From Moby Dick. Melville’s voyages to the South Pacific in the 1840s furnished him with the setting for the novel which he wrote while working on a farm in Pittsfield, Massachusetts. The literary critics in Boston and New York pronounced the story of Ahab and the great white whale indecent and insulting.
You can hardly regard any creatures of the deep with the same feelings that you do those of the shore. For though some old naturalists have maintained that all creatures of the land are of their kind in the sea—and though taking a broad general view of the thing, this may very well be—yet coming to specialties, where, for example, does the ocean furnish any fish that in disposition answers to the sagacious kindness of the dog? The accursed shark alone can in any generic respect be said to bear comparative analogy to him.
But though to landsmen in general, the native inhabitants of the seas have ever been regarded with emotions unspeakably unsocial and repelling; though we know the sea to be an everlasting terra incognita, so that Columbus sailed over numberless unknown worlds to discover his one superficial western one; though, by vast odds, the most terrific of all mortal disasters have immemorially and indiscriminately befallen tens and hundreds of thousands of those who have gone upon the waters; though but a moment’s consideration will teach that however baby man may brag of his science and skill, and however much in a flattering future that science and skill may augment; yet forever and forever, to the crack of doom, the sea will insult and murder him, and pulverize the stateliest, stiffest frigate he can make; nevertheless, by the continual repetition of these very impressions, man has lost that sense of the full awfulness of the sea which aboriginally belongs to it.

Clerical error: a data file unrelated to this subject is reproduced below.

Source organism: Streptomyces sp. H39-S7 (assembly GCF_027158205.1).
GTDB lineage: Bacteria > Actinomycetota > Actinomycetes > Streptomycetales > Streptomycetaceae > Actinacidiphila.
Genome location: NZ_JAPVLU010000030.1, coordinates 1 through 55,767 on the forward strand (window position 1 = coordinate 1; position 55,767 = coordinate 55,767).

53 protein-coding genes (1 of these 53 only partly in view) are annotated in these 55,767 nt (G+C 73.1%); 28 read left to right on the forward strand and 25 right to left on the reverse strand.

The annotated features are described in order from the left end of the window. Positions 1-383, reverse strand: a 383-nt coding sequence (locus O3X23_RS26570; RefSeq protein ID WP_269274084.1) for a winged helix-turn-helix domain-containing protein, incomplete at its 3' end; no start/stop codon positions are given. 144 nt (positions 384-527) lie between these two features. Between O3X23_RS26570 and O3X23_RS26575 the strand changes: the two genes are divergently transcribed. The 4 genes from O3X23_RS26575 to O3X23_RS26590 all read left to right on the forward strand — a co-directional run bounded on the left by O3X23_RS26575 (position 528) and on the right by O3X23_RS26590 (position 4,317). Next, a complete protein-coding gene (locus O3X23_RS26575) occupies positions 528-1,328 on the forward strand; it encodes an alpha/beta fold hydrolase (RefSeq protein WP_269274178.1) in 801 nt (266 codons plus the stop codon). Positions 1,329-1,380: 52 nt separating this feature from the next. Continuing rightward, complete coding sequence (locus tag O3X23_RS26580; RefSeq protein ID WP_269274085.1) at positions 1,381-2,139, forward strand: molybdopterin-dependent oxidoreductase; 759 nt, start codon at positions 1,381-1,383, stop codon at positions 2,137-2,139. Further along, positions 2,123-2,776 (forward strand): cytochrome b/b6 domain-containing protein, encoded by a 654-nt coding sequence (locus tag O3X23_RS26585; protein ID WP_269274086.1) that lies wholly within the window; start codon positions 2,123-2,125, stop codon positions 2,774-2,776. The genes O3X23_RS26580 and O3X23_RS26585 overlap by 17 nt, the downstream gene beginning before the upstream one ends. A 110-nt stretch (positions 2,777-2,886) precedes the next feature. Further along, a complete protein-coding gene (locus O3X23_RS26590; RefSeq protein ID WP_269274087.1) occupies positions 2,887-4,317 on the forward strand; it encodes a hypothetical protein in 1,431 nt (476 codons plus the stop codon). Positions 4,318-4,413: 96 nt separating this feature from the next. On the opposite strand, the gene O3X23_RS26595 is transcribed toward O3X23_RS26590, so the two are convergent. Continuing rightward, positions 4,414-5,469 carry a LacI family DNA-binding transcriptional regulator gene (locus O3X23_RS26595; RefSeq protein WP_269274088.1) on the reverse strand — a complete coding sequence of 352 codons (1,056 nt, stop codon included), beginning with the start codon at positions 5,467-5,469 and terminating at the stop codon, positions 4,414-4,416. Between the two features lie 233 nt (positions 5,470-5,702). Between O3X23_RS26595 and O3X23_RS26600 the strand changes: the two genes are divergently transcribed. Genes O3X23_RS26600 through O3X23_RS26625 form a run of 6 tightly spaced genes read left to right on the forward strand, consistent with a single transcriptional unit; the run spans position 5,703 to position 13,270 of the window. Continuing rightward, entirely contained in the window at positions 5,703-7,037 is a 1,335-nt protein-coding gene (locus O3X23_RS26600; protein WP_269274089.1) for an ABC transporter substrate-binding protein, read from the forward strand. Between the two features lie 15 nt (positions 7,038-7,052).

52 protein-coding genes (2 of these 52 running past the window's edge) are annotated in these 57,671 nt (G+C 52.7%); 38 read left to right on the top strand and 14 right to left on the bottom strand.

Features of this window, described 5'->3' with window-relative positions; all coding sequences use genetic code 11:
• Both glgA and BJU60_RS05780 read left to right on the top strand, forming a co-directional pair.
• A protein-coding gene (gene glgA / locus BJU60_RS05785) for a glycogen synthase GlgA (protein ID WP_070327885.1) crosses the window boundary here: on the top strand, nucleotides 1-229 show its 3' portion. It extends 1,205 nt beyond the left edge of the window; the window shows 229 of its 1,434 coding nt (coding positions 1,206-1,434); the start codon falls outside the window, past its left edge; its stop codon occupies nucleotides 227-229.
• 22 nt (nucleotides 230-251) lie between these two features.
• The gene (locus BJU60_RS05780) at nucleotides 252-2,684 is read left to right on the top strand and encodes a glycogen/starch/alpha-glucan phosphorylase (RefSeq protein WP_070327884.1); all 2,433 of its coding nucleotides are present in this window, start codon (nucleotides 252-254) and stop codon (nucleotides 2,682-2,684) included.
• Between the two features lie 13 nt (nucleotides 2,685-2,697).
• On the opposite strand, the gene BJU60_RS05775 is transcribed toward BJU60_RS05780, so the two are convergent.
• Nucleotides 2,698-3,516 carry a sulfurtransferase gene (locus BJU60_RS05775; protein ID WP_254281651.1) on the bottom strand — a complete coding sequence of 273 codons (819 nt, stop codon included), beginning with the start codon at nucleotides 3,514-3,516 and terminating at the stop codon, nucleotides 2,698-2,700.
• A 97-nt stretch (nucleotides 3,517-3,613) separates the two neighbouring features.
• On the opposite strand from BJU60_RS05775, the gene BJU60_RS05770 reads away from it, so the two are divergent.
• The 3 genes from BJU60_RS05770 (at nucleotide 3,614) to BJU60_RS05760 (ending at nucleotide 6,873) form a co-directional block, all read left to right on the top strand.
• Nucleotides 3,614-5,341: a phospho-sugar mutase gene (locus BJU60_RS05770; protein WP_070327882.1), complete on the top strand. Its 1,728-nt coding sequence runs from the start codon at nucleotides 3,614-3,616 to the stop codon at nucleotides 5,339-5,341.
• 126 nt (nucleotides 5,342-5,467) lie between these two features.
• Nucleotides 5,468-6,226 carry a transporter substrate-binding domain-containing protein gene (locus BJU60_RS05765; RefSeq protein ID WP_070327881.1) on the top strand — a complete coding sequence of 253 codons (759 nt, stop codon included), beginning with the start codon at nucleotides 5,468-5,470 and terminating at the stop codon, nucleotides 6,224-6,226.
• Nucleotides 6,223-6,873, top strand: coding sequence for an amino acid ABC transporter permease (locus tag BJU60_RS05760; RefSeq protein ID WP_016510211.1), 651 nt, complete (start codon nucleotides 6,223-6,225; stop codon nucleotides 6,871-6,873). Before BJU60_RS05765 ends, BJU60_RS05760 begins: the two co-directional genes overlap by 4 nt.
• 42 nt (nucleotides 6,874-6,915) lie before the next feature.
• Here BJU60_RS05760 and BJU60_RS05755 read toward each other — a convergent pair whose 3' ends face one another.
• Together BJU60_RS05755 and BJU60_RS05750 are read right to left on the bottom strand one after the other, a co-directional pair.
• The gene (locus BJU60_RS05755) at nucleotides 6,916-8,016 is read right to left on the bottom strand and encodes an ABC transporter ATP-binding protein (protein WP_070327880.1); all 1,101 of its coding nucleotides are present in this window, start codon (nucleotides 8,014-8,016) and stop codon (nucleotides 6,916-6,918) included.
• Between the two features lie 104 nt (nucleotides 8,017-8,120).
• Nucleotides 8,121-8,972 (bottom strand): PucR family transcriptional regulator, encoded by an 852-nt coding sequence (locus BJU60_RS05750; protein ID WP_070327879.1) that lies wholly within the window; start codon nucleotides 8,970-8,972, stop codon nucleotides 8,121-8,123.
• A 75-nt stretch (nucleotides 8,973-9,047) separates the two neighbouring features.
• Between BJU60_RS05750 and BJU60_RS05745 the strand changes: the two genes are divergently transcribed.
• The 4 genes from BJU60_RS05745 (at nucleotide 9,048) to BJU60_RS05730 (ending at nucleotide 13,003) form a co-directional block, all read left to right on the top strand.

The first boat we read of floated on an ocean, that with Portuguese vengeance had whelmed a whole world without leaving so much as a widow. That same ocean rolls now; that same ocean destroyed the wrecked ships of last year. Yea, foolish mortals, Noah’s flood is not yet subsided; two thirds of the fair world it yet covers.
Wherein differ the sea and the land, that a miracle upon one is not a miracle upon the other? Preternatural terrors rested upon the Hebrews, when under the feet of Korah and his company the live ground opened and swallowed them up forever; yet not a modern sun ever sets but in precisely the same manner the live sea swallows up ships and crews.
Among the Sierra Nevada Mountains, California, by Albert Bierstadt, 1868. Smithsonian American Art Museum, Washington, D.C.
But not only is the sea such a foe to man who is an alien to it, but it is also a fiend to its own offspring—worse than the Persian host who murdered his own guests; sparing not the creatures which itself hath spawned. Like a savage tigress that tossing in the jungle overlays her own cubs, so the sea dashes even the mightiest whales against the rocks and leaves them there side by side with the split wrecks of ships. No mercy, no power but its own controls it. Panting and snorting like a mad battle steed that has lost its rider, the masterless ocean overruns the globe.
Consider the subtleness of the sea: how its most dreaded creatures glide under water, unapparent for the most part and treacherously hidden beneath the loveliest tints of azure. Consider also the devilish brilliance and beauty of many of its most remorseless tribes, as the dainty embellished shape of many species of sharks. Consider once more the universal cannibalism of the sea, all whose creatures prey upon each other, carrying on eternal war since the world began.
Consider all this, and then turn to this green, gentle, and most docile earth; consider them both, the sea and the land, and do you not find a strange analogy to something in yourself? For as this appalling ocean surrounds the verdant land, so in the soul of man there lies one insular Tahiti, full of peace and joy, but encompassed by all the horrors of the half-known life. God keep thee! Push not off from that isle; thou canst never return!